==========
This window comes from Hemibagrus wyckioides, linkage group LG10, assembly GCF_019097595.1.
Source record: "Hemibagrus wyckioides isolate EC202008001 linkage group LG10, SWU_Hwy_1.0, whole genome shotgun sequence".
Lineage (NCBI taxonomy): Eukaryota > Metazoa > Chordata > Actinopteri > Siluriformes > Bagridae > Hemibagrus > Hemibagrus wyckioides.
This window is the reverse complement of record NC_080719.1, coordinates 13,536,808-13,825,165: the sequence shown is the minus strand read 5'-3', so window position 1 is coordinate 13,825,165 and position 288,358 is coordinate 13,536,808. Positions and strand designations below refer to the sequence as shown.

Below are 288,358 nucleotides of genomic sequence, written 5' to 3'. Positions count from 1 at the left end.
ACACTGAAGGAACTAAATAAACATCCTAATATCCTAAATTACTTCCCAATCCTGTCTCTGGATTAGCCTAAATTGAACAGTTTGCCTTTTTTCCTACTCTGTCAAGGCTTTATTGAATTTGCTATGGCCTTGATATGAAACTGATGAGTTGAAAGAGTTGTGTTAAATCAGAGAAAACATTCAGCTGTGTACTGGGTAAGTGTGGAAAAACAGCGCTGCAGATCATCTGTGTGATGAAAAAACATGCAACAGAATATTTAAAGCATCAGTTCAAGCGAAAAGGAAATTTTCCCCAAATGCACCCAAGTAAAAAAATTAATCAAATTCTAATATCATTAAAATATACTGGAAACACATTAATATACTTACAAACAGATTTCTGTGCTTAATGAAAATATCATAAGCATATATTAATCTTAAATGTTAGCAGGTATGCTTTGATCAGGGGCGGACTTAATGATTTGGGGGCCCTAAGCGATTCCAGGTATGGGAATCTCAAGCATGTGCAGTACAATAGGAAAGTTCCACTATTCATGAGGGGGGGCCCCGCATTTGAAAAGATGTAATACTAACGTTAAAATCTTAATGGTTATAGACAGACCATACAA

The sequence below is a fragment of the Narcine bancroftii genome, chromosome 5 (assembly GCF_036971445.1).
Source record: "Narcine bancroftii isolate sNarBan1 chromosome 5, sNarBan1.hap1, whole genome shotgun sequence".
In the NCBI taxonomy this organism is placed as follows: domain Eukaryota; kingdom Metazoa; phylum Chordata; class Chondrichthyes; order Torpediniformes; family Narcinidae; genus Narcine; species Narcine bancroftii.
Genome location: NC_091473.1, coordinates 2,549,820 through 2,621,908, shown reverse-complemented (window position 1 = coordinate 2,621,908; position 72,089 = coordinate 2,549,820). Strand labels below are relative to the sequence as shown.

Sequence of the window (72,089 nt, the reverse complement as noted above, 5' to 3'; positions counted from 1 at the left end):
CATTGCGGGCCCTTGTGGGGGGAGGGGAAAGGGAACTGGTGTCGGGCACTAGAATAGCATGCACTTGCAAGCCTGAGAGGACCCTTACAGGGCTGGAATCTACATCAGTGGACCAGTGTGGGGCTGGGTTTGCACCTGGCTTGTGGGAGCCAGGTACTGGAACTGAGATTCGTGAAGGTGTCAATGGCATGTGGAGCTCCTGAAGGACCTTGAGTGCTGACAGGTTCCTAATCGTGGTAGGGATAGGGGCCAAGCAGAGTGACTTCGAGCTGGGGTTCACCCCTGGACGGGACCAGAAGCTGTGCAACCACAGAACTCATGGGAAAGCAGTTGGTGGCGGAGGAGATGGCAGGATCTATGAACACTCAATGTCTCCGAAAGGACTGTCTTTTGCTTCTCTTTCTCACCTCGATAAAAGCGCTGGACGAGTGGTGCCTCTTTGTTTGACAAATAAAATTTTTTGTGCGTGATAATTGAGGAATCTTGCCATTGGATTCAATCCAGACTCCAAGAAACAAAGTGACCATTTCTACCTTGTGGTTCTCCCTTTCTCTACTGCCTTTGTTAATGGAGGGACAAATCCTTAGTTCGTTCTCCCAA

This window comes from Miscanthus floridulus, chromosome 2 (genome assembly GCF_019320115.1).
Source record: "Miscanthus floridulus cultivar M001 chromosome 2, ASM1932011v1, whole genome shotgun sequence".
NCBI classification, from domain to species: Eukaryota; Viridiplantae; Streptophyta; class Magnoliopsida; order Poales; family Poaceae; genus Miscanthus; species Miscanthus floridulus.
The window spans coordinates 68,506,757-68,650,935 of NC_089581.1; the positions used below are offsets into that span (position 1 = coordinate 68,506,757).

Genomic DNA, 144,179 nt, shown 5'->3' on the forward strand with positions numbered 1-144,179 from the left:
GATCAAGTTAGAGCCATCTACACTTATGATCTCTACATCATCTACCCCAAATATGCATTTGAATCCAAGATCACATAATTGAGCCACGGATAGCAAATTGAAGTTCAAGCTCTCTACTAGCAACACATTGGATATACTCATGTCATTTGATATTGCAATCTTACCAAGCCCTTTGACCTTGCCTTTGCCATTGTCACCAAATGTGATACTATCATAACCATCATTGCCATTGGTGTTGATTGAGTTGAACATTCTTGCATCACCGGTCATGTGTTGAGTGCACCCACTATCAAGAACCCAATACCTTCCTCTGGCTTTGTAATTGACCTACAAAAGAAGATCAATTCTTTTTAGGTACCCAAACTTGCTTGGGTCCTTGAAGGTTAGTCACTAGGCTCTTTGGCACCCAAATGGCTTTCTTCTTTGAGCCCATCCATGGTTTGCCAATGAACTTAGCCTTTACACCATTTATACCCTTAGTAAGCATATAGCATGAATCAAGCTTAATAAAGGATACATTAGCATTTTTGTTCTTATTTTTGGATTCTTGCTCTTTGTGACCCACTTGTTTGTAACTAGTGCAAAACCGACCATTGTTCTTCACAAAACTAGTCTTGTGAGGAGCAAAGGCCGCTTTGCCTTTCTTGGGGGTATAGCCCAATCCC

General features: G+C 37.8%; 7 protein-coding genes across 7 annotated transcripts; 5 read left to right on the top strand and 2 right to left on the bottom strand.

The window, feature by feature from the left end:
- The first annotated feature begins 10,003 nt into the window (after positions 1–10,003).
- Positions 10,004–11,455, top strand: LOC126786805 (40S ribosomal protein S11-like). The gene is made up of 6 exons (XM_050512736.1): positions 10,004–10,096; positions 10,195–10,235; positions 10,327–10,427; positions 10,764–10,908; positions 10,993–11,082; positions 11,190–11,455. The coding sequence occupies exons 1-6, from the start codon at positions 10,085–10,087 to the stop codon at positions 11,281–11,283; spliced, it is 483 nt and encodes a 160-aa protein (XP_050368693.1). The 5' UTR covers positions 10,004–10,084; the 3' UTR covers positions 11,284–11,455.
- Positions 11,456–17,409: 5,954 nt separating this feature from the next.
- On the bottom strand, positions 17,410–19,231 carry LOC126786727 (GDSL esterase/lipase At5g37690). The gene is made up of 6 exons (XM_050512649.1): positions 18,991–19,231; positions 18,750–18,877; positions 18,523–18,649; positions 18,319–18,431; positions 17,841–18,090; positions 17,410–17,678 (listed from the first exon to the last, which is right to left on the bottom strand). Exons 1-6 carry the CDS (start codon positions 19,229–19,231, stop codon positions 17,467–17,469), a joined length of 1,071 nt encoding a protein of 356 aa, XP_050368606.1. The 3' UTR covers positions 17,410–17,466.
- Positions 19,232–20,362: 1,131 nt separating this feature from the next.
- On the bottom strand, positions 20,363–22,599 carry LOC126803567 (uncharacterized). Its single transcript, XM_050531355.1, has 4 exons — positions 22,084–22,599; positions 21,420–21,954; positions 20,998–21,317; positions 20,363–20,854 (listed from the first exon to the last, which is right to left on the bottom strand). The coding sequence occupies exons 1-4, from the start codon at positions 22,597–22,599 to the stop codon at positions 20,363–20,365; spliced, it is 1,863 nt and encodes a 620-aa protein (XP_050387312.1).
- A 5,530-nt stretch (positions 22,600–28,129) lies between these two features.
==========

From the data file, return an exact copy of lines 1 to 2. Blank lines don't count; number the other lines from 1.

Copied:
This window comes from Hemibagrus wyckioides, linkage group LG10, assembly GCF_019097595.1.
Source record: "Hemibagrus wyckioides isolate EC202008001 linkage group LG10, SWU_Hwy_1.0, whole genome shotgun sequence".